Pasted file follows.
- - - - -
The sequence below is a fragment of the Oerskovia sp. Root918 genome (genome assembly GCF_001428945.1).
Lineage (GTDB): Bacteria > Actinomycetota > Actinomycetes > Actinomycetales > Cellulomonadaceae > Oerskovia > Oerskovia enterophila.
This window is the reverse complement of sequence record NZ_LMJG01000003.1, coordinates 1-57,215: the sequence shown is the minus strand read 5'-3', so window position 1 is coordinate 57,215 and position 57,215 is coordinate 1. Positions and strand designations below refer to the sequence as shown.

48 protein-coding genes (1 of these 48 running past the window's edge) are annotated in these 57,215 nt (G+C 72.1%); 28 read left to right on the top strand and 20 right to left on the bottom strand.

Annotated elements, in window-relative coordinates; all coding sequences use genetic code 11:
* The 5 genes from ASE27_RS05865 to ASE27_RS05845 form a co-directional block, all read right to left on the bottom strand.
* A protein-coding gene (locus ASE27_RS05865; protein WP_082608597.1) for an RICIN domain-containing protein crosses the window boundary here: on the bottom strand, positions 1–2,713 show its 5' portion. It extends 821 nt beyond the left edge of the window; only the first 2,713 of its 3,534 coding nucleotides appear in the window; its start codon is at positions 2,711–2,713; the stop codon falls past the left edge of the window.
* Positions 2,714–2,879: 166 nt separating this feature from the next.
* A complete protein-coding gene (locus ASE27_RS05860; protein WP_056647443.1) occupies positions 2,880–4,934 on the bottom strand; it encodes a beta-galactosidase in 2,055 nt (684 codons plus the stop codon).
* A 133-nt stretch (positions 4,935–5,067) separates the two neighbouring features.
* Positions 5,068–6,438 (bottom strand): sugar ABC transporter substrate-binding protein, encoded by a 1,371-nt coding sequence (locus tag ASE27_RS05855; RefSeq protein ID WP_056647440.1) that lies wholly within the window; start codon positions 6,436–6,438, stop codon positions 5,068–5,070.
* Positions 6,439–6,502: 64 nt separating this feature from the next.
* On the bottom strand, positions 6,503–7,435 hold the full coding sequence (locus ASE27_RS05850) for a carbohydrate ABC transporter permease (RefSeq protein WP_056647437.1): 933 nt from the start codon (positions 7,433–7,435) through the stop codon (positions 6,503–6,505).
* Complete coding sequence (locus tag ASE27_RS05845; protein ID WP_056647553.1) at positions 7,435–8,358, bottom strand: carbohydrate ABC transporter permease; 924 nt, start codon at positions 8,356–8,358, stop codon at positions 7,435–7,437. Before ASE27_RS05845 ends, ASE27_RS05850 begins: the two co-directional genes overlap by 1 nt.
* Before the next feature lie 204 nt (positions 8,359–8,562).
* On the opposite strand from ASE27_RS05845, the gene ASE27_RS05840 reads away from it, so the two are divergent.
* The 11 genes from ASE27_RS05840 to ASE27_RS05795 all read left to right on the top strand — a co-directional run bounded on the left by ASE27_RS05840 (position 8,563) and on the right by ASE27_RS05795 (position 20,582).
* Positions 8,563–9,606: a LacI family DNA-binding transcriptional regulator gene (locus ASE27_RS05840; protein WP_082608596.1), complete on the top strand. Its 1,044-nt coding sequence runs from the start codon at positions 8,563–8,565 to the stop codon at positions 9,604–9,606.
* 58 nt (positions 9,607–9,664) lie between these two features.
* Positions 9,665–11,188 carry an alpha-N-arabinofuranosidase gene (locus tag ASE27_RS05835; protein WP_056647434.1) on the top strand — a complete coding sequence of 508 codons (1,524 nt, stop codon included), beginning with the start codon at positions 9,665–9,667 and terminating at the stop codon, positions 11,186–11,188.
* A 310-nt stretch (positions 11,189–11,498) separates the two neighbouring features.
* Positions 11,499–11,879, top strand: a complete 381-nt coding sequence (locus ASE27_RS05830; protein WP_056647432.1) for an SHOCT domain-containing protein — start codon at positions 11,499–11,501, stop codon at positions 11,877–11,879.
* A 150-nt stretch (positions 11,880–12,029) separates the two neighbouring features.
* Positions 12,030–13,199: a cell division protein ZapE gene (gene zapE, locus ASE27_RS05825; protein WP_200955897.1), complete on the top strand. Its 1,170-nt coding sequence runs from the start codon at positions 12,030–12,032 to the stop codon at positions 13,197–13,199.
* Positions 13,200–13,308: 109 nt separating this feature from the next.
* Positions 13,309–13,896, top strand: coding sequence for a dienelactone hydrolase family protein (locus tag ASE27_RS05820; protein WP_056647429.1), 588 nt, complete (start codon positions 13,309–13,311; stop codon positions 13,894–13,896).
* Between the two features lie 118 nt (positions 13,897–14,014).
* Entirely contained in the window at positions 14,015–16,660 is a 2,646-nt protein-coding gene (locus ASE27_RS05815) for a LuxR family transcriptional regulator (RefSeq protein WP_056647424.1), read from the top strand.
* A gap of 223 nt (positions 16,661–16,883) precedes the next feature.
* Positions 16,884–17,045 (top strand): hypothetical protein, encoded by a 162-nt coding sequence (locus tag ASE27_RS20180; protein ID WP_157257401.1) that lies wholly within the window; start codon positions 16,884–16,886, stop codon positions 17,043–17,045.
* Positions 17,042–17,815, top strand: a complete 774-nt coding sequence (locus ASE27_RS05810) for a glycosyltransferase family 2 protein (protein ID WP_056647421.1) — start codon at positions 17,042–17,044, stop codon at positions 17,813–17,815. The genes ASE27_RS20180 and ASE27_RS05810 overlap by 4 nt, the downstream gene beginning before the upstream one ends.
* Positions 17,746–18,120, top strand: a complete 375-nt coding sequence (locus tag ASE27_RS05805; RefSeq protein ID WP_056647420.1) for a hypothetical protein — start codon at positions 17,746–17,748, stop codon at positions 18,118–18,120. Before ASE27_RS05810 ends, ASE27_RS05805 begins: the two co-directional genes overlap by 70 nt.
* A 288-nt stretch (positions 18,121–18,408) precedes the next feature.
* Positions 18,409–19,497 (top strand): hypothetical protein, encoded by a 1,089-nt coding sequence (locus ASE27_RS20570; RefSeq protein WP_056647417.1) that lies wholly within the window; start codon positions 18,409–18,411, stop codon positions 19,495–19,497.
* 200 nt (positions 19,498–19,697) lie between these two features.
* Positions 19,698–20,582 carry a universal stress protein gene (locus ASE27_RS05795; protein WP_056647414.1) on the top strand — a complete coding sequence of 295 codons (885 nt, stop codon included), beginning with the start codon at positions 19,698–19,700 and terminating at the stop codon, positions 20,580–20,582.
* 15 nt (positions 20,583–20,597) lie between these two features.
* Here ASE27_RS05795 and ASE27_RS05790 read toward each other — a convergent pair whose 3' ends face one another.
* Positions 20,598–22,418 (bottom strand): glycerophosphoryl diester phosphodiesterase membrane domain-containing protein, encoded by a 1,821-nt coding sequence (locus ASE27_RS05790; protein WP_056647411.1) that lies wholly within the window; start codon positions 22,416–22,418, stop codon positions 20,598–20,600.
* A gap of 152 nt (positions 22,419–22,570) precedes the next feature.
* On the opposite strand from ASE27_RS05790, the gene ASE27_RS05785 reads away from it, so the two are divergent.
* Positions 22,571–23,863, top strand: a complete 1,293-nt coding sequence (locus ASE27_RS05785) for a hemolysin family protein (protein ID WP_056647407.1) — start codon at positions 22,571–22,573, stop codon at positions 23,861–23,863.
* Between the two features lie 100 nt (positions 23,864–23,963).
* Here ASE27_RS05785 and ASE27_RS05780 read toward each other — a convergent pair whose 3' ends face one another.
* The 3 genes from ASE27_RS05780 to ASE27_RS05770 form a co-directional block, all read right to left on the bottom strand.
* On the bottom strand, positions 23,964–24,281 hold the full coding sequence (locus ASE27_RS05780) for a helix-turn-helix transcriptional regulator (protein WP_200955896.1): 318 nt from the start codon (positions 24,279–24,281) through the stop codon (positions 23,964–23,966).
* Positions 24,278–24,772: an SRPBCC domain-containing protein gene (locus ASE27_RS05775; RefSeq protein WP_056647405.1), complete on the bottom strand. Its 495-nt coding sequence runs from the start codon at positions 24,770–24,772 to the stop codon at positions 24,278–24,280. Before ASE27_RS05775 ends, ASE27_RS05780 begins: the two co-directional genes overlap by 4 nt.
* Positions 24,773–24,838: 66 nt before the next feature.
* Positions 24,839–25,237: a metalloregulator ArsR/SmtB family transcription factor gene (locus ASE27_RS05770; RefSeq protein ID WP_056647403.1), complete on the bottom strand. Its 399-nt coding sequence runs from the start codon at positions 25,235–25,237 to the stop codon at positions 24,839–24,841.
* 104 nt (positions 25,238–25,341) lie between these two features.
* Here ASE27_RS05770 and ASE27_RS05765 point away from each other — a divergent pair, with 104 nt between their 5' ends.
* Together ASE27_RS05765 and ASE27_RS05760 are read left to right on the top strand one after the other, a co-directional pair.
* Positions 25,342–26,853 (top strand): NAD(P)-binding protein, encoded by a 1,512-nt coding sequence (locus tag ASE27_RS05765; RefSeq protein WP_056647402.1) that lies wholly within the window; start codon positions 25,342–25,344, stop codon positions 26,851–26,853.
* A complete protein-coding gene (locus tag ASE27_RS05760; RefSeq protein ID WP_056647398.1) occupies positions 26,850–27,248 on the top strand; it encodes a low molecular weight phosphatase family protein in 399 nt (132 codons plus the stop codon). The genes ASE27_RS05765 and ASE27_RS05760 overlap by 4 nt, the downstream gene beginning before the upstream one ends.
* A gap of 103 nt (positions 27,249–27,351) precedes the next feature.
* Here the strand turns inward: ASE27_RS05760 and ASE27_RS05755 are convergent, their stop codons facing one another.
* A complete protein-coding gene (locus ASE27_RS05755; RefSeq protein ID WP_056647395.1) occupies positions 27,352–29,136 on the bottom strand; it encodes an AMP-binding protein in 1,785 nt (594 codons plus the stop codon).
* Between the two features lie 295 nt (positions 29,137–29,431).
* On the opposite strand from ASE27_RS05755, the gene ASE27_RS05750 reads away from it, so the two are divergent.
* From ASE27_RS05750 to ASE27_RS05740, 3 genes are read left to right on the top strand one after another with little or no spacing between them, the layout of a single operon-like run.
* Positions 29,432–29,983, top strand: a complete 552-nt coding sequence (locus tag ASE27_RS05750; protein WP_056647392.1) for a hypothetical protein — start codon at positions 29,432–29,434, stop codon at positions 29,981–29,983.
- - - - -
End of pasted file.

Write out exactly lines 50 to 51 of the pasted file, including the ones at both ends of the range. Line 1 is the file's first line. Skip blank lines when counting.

* 104 nt (positions 25,238–25,341) lie between these two features.
* Here ASE27_RS05770 and ASE27_RS05765 point away from each other — a divergent pair, with 104 nt between their 5' ends.